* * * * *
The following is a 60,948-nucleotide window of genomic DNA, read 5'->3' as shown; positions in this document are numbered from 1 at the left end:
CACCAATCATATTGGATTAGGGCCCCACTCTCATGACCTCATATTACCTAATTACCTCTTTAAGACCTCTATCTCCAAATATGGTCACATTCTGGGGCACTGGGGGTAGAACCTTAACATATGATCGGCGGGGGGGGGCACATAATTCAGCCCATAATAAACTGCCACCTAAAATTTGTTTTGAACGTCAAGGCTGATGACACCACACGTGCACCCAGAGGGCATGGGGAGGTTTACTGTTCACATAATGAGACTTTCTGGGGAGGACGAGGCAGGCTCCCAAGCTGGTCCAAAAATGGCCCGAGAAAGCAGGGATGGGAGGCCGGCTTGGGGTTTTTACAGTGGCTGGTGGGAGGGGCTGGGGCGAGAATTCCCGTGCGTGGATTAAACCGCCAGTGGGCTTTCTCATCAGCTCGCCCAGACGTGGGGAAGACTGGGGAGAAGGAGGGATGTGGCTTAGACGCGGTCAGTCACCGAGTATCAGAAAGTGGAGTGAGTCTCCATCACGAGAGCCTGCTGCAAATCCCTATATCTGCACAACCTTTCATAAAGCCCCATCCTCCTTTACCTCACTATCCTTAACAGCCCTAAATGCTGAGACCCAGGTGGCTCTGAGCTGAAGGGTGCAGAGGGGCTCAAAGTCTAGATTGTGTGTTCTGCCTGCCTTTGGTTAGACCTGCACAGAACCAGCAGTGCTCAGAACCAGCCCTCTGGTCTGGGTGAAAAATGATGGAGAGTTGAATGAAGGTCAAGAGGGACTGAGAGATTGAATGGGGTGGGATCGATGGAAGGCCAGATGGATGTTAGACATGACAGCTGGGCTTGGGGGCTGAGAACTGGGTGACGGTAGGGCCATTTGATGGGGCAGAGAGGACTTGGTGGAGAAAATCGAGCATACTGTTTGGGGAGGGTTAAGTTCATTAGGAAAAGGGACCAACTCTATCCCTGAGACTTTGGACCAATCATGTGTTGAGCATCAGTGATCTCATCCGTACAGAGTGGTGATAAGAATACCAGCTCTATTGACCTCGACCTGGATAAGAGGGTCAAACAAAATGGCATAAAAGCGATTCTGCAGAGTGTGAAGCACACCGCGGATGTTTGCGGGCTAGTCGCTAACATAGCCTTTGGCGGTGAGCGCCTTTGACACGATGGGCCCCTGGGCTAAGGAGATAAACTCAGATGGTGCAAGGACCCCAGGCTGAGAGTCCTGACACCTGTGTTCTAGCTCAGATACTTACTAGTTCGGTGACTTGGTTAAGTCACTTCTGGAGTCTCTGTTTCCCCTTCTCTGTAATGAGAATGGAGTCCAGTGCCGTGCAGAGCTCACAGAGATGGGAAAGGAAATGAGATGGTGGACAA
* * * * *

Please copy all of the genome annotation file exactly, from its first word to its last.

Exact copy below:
The following is a 60,948-nucleotide window of genomic DNA, read 5'->3' as shown; positions in this document are numbered from 1 at the left end:
CACCAATCATATTGGATTAGGGCCCCACTCTCATGACCTCATATTACCTAATTACCTCTTTAAGACCTCTATCTCCAAATATGGTCACATTCTGGGGCACTGGGGGTAGAACCTTAACATATGATCGGCGGGGGGGGGCACATAATTCAGCCCATAATAAACTGCCACCTAAAATTTGTTTTGAACGTCAAGGCTGATGACACCACACGTGCACCCAGAGGGCATGGGGAGGTTTACTGTTCACATAATGAGACTTTCTGGGGAGGACGAGGCAGGCTCCCAAGCTGGTCCAAAAATGGCCCGAGAAAGCAGGGATGGGAGGCCGGCTTGGGGTTTTTACAGTGGCTGGTGGGAGGGGCTGGGGCGAGAATTCCCGTGCGTGGATTAAACCGCCAGTGGGCTTTCTCATCAGCTCGCCCAGACGTGGGGAAGACTGGGGAGAAGGAGGGATGTGGCTTAGACGCGGTCAGTCACCGAGTATCAGAAAGTGGAGTGAGTCTCCATCACGAGAGCCTGCTGCAAATCCCTATATCTGCACAACCTTTCATAAAGCCCCATCCTCCTTTACCTCACTATCCTTAACAGCCCTAAATGCTGAGACCCAGGTGGCTCTGAGCTGAAGGGTGCAGAGGGGCTCAAAGTCTAGATTGTGTGTTCTGCCTGCCTTTGGTTAGACCTGCACAGAACCAGCAGTGCTCAGAACCAGCCCTCTGGTCTGGGTGAAAAATGATGGAGAGTTGAATGAAGGTCAAGAGGGACTGAGAGATTGAATGGGGTGGGATCGATGGAAGGCCAGATGGATGTTAGACATGACAGCTGGGCTTGGGGGCTGAGAACTGGGTGACGGTAGGGCCATTTGATGGGGCAGAGAGGACTTGGTGGAGAAAATCGAGCATACTGTTTGGGGAGGGTTAAGTTCATTAGGAAAAGGGACCAACTCTATCCCTGAGACTTTGGACCAATCATGTGTTGAGCATCAGTGATCTCATCCGTACAGAGTGGTGATAAGAATACCAGCTCTATTGACCTCGACCTGGATAAGAGGGTCAAACAAAATGGCATAAAAGCGATTCTGCAGAGTGTGAAGCACACCGCGGATGTTTGCGGGCTAGTCGCTAACATAGCCTTTGGCGGTGAGCGCCTTTGACACGATGGGCCCCTGGGCTAAGGAGATAAACTCAGATGGTGCAAGGACCCCAGGCTGAGAGTCCTGACACCTGTGTTCTAGCTCAGATACTTACTAGTTCGGTGACTTGGTTAAGTCACTTCTGGAGTCTCTGTTTCCCCTTCTCTGTAATGAGAATGGAGTCCAGTGCCGTGCAGAGCTCACAGAGATGGGAAAGGAAATGAGATGGTGGACAA